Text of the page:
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Roger Dubuis North America, Inc. v. Thomas


November 2, 2006


The opinion of the court was delivered by: A. Richard Caputo United States District Judge


Presently before me is Plaintiff's Motion for Sanctions due to Defendants' Cancellation of Depositions (Doc. 60-1). For the reasons stated below, this motion will be granted. The Court has jurisdiction pursuant to 15 U.S.C. § 1121 (original jurisdiction lies with district court in trademark infringement actions under the Lanham Act) and 28 U.S.C. §§ 1331*fn1 ("federal question jurisdiction"), 1332 ("diversity jurisdiction"), 1338*fn2 , and 1367 ("supplemental jurisdiction" over related state-law claims).


Plaintiff has alleged that Defendants have attempted to infringe upon their trademarks and have interfered with Plaintiff's contractual relationships for sale of their luxury watches and timepieces in North and Central America and the Carribean. More detailed facts may be drawn from the record.

With relevance to the present motion, Plaintiff alleges the following: Defendants Thomas, Dias, and Mazzocchi refused to enter this jurisdiction to be deposed due to concerns over their potential criminal liability herein. (Doc. 60-1 ¶ 4.) Defendants' counsel offered to make the witnesses available to testify via videoconference. Plaintiff's counsel objected to that proposal due to, inter alia, cross-examination difficulties with the videoconferencing method. (Doc. 60-1 ¶ 5.) Eventually, this Court ruled that the depositions via videoconference could occur. (Doc. 60-1 ¶ 8.) The depositions were to originate in the offices of Morgan Lewis & Bockius ("Morgan Lewis") in London, England and be transmitted to the Morgan Lewis office in Philadelphia, Pennsylvania. (Doc. 60-1 ¶ 10.) Plaintiff arranged to have its counsel from Geneva, Switzerland travel to London to attend and participate in the videoconference depositions of Defendants Thomas, Dias, and Mazzocchi. (Doc. 60-1 ¶ 11.) The evening before the depositions were to occur (at 7:00 a.m. EST the following morning due to the time differential), Plaintiff's counsel located in Scranton, Pennsylvania traveled to Philadelphia to attend the depositions. (Doc. 60-1 ¶ 12.) Defendant's counsel telephoned Plaintiff's counsel that evening and moved the depositions to 10:00 a.m. EST instead of 7:00 a.m. (Doc. 60-1 ¶ 14.) After Plaintiff's Swiss counsel arrived in London on the morning of the depositions, he called the London office of Morgan Lewis and was told that the depositions had been cancelled. This information was quickly relayed to Plaintiff's counsel from Scranton, who was in Philadelphia. Plaintiff's counsel then called Defendants' counsel who confirmed that the depositions had been cancelled due to the potential criminal liability of the individual defendants and their desire to retain private criminal counsel. (Doc. 60-1 ¶ 15.) Plaintiff's motion alleges that Defendants' counsel agreed to pay the attorneys' fees and expenses for their time wasted on this day. (Doc. 60-1 ¶ 17.)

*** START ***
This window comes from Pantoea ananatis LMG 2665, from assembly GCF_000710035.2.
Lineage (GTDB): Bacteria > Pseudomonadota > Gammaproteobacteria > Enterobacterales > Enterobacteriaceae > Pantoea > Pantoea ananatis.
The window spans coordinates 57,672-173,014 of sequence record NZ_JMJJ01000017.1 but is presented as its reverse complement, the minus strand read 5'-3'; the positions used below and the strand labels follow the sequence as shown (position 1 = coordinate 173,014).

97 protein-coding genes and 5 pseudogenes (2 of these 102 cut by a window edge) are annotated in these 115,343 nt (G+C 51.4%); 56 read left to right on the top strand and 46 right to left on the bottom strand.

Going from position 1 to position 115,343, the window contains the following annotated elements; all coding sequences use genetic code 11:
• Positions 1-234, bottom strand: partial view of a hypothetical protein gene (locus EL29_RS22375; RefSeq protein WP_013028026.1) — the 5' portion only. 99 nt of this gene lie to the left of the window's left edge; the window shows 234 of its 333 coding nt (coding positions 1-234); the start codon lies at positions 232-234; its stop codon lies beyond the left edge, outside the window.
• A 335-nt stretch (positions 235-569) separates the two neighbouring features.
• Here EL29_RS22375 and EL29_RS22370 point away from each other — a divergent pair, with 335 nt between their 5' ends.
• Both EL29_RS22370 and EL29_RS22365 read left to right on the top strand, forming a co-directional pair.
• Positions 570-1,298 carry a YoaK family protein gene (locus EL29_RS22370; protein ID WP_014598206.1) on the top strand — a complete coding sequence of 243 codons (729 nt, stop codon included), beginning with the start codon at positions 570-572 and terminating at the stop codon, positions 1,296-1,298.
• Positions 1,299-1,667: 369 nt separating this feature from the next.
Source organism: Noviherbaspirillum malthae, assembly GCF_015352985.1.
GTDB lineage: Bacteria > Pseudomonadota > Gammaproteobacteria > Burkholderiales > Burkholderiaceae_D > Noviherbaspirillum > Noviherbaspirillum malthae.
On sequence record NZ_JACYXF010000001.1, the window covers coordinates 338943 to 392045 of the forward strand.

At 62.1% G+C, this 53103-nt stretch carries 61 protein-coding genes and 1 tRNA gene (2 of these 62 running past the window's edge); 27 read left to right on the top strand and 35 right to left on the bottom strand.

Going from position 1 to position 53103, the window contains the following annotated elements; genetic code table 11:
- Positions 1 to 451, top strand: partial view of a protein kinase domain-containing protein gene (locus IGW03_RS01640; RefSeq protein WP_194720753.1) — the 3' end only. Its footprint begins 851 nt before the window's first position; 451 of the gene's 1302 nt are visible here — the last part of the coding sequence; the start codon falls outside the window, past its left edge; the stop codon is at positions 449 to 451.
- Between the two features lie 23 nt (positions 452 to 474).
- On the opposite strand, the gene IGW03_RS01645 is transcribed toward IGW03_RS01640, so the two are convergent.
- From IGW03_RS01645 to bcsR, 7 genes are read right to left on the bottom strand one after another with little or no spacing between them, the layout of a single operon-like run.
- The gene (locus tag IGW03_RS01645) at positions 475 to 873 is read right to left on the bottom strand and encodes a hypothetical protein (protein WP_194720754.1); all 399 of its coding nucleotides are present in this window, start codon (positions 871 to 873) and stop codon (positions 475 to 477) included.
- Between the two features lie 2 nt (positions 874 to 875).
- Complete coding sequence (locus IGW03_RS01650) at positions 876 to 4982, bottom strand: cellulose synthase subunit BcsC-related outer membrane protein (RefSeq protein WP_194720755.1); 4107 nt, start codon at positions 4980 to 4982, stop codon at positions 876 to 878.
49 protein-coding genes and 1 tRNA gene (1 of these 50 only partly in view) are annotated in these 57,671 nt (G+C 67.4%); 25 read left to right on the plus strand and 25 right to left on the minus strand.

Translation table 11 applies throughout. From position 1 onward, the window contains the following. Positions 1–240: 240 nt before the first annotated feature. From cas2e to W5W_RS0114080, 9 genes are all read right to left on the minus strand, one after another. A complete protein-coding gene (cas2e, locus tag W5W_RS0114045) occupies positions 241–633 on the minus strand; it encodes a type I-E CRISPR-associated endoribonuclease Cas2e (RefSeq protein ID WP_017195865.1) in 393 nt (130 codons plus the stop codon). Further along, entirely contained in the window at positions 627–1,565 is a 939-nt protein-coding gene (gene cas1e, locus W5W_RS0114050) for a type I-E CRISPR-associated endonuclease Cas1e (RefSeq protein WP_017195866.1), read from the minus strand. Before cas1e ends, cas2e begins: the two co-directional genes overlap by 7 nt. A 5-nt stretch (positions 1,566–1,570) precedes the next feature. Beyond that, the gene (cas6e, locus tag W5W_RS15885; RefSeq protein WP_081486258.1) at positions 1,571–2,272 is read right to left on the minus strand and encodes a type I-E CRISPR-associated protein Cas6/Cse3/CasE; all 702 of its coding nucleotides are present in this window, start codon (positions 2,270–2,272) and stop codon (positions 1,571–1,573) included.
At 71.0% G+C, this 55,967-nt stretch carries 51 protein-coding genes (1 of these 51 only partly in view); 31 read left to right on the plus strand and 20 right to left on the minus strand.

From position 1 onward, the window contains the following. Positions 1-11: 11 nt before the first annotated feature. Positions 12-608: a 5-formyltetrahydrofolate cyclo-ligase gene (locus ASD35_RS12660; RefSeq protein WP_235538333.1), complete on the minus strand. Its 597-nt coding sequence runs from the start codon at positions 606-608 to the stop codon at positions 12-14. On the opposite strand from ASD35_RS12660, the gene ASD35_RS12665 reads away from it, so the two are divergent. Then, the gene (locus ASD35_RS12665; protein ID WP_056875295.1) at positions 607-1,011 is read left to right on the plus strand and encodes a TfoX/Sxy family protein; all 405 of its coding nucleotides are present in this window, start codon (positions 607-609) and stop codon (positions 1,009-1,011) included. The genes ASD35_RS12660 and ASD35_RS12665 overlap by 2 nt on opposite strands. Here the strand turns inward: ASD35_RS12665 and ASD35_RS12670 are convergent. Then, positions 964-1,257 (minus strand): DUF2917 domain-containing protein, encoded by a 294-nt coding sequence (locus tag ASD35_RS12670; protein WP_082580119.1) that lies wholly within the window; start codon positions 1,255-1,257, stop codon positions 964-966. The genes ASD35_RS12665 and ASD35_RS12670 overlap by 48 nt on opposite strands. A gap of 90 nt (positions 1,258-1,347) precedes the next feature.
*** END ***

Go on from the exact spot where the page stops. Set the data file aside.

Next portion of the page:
Plaintiff's motion alleges that the following transpired a few days later: Following the injunction hearing of January 20, 2006, Defendants' counsel indicated for the first time that it intended to conduct the videotape depositions of two witnesses due to their travel issues. (Doc. 60-1 ¶ 18.) Despite the lack of timely notice, Plaintiff's counsel participated in these depositions on the following day. (Doc. 60-1 ¶ 19.) During those depositions and without prior notice, Defendant's counsel indicated that it intended to conduct the videotape deposition of Defendant Mazzocchi on the following day. (Doc. 60-1 ¶ 20.) Plaintiff likewise participated in this deposition, despite the lack of timely notice. (Doc. 60-1 ¶ 21.) On the day of the deposition, Defendants' counsel indicated that the deposition of Defendant Mazzocchi would not proceed due to Mazzocchi's concerns about possible criminal prosecution. (Doc. 60-1 ¶ 24.) Defendants' counsel again advised Plaintiff's counsel to submit a statement seeking reimbursement of attorneys' fees and expenses incurred in connection with the aborted deposition of Defendant Mazzocchi. (Doc. 60-1 ¶ 25.) By letter dated February 6, 2006, Plaintiff's counsel requested Defendants' counsel to issue a reimbursement payment of $13,783.01 relating to the foregoing two incidents. (Doc. 60-1 ¶ 26; Doc. 60-1 Ex. A.) In response, Defendants' counsel sent a letter requesting to recover costs incurred with respect to Plaintiff's withdrawal of their request for injunctive relief. (Doc. 60-1 ¶ 27; Doc. 60-1 Ex. B.)

On February 14, 2006, Plaintiff filed the present motion for sanctions due to Defendants' cancellations of depositions pursuant to Federal Rule of Civil Procedure 30(g). (Doc. 60-1.) Plaintiff's supporting brief was filed on March 1, 2006. (Doc. 63-1.) On March 15, 2006, Defendants filed a memorandum in opposition to Plaintiff's motion for sanctions. (Doc. 65-1.) Plaintiff filed a reply brief in support of the motion for sanctions on March 27, 2006. (Doc. 66.) This motion is fully briefed and ripe for disposition.


Failure to proceed with a properly noticed deposition is sanctionable under Federal Rule of Civil Procedure 30(g), which provides:

If the party giving the notice of the taking of a deposition fails to attend and proceed therewith and another party attends in person or by attorney pursuant to the notice, the court may order the party giving the notice to pay to such other party the reasonable expenses incurred by that party and that party's attorney in attending, including reasonable attorney's fees.

FED.R.CIV.P. 30(g)(1).

In deciding a motion for sanctions, the court should consider all the circumstances, such as whether the failure was inadvertent or in bad faith, when setting proper sanctions. Barrett v. Brian Bemis Auto World, 230 F.R.D. 535, 537 (N.D. Ill. Sept. 13, 2005).